HB 8910 And e-Sabong
HB 8910 has a lot to say about cockfighting in general and e-sabong in particular. The basic outline of the new proposals is as follows, giving the GAB the power to:
- Enforce rules/regulations for the holding of cockfighting operations
- Establish a set of guidelines and rules for cockfighting, including accreditation of cockpit owners, managers, and employees
- Register all fighting cocks (gamecocks)
- Prevent and investigate the theft of gamecocks
- Supervise international sabong derbies and fee collection thereof
- Regulate all livestreaming, broadcasting, or other forms of cockfighting transmission
- Establish and regulate Off-Cockpit Betting Stations (OCBS)
- Limit OCBS facilities to in-person wagering pending the approval of e-sabong betting
- Collect three percent of all gross sabong bets
- Regulate fighting cock importation
- Limit ownership of cockpits to Filipino citizens
- Limit cockpits to one per city/municipality, or two for cities with more than 100,000 residents
- Ban cockfighting on national holidays such as Rizal Day (December 30), Philippine Independence Day (June 12), National Heroes Day (November 30), Holy Thursday, Good Friday, election/referendum days, and election registration days
- Bar all other gambling during cockfights
- Bar weapons and other prohibited items from cockfighting audiences
- Investigate all violations of the above
While the proposed law does not outright ban the concept of e-sabong, it does ban the current underground nature of online cockfighting betting. Whether or not e-sabong itself becomes a regulated pastime in the Philippines is up for debate, as HB 8910 does not actually authorize the events themselves. It merely gives the GAB the authority to do so in the future if it wishes.
How Does House Bill 8910 Impact Casino Gambling In The Philippines?
While HB 8910 will impact gambling in the islands, it should have no real impact on brick-and-mortar casinos there, nor does it allow PH residents to gamble online at POGOs. Additionally, the law does not bar the use of legal offshore betting sites for Philippine residents. For most gamblers, the result of the law – if passed – will be hardly noticeable.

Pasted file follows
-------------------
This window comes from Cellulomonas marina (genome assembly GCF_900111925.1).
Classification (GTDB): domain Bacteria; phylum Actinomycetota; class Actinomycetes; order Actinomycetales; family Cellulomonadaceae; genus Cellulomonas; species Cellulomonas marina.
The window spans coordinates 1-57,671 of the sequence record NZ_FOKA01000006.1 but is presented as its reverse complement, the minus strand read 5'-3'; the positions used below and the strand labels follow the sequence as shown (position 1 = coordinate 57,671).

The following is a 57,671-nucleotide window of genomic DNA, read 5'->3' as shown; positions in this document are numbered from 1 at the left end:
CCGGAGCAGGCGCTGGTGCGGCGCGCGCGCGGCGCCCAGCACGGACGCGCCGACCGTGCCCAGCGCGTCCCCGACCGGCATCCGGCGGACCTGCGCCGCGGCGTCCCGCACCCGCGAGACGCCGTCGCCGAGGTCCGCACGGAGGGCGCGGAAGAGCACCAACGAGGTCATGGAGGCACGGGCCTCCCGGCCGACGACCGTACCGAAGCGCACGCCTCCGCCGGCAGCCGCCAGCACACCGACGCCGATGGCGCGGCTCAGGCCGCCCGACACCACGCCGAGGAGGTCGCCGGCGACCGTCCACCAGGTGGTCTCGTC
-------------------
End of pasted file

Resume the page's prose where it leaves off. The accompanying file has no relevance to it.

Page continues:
However, fans of the many illegal cockpits in the islands may see a slow impact from the passage of HB 8910. The legislation is unlikely to stop underground sabong, but it will make accessing legal cockpits easier and more straightforward, and it will have procedural protections for both bettors and operators.
Does HB 8910 Change Philippines Online Gambling Laws?
Yes, but only insofar as its potential to legalize regulated e-sabong. The bill does not address other forms of online gambling, nor does it propose legalizing online casinos for PH residents.
If you wish to sign up with a reputable offshore casino, you will still be able to do so safely and legally, provided you use one of the vetted operators listed here. While these outlets do not offer betting on sabong traditionally, they do allow for betting on a wide scope of local and international fare, like PBA basketball, NBA basketball, soccer, MMA, boxing, hockey, American football, baseball, and more.
Filipinos can also use these sites to legally enjoy real money games of blackjack, poker, roulette, craps, keno, baccarat, mini-baccarat, slots, and specialty titles. Since PH natives cannot access POGOs, these offshore casino sites are the best ways to enjoy the full gamut of gambling over the Internet.
Summary Of HB 8910
In short, HB 8910 is best viewed as a regulatory gambling reform bill, taking some of the judicial and oversight onus off of PAGCOR, which is the chief gambling operator in the nation.
With the exception of e-sabong and various general cockfighting rules and regulations, there is nothing fundamentally new about the bill that will change the face of gambling in the Philippines.